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Serious Learning . . . through Play!


Unstructured, outdoor activity is essential to children's development



February 2014

For me, the cornerstone of childhood is play. The ability to play follows us throughout our life. Stuart Brown, author of Play: How It Shapes the Brain, writes, "There is a great deal of evidence that the road to mastery of any subject is guided by play." As a parent, I want my child to seek continuous improvement in everything he or she does, in all areas of life – a learning journey. That journey becomes their path to personal mastery. However, it often feels like the "ritual of resume building" is trumping the "rights of childhood."

Since 1955, unstructured play has been on the decline. The University of Michigan says from 1981 through 1997, we saw a 25 percent decline in play. We have also witnessed an increase in teen suicide, depression and mental health problems. What is the correlation, if any?

Parallel to the loss of play is the decrease in access to the out of doors. It is stated that the average radius of play today is 500 square feet. Kids want to play outside – The IKEA Corporation found that 69 percent of a sample of U.S. children indicated the preferred place to play is out of doors. Unfortunately, the Children and Nature Network has shared the time spent outside has decreased by 50 percent.

Recent teen brain research has shed light on the importance of development during adolescence. The National Institute of Mental Health states that the prefrontal cortex (the CEO of the brain) is at its greatest capacity to learn during adolescence! The brain needs multiple techniques to maximize its natural ability to learn: mastery, experiential, cooperative, practical and movement opportunities. Yet, we have altered the formula, preempting "how" the brain learns with "what" it should learn. This is a misguided notion. One's ability to discover meaning is always more valuable than information alone.

As parents, I believe we know our children need to have stimulating environments that encourage individual AND group learning. Learning takes place indoors and out of doors. Learning environments must be engaging, adaptable, flexible, and mixed with structured and unstructured time. Yet, as parents, we are often not given permission to articulate those needs, fearing it will sound frivolous. We have also been bombarded by images of abduction and violence causing us to micromanage our children in a way that may, in fact, be causing a slowing down of normal development. At the end of the day, the issues of academic fervor and fear are resulting in an ever-shrinking "unstructured play" environment. Play is a natural developmental learning process that embellishes what we now understand about the science of the brain during adolescence. If we want to supersize something, let it be the science of play and access to the out of doors. Let's come together as parents and demand a strong foundation of play and nature be established for the developmental rights of childhood that will complement and support the desire for academic success!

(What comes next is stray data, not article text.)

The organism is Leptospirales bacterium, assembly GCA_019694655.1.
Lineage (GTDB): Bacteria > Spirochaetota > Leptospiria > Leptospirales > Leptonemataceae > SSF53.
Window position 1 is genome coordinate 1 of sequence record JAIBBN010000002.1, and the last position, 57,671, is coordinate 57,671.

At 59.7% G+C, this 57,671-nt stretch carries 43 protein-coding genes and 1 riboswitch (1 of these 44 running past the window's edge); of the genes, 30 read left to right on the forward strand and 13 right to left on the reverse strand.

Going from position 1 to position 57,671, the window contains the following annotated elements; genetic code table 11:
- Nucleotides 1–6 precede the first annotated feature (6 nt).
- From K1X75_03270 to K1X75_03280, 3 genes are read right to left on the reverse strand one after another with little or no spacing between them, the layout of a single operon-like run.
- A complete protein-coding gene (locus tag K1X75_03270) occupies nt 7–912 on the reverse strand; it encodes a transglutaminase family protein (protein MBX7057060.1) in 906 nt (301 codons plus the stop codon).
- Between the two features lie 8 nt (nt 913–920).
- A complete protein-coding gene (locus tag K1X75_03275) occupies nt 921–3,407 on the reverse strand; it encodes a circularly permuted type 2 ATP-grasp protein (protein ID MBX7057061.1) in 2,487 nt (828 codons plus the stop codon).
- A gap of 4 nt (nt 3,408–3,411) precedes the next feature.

With four decades of experience as a change agent in youth development and transformation, Peg L. Smith is the chief executive officer of the American Camp Association® (ACA). ACA is the champion of better tomorrows — providing resources, research, and support for developmentally appropriate camp experiences. Learn more at www.CampParents.org or www.ACAcamps.org.


Tags: Camp, Featured Article, In This Issue

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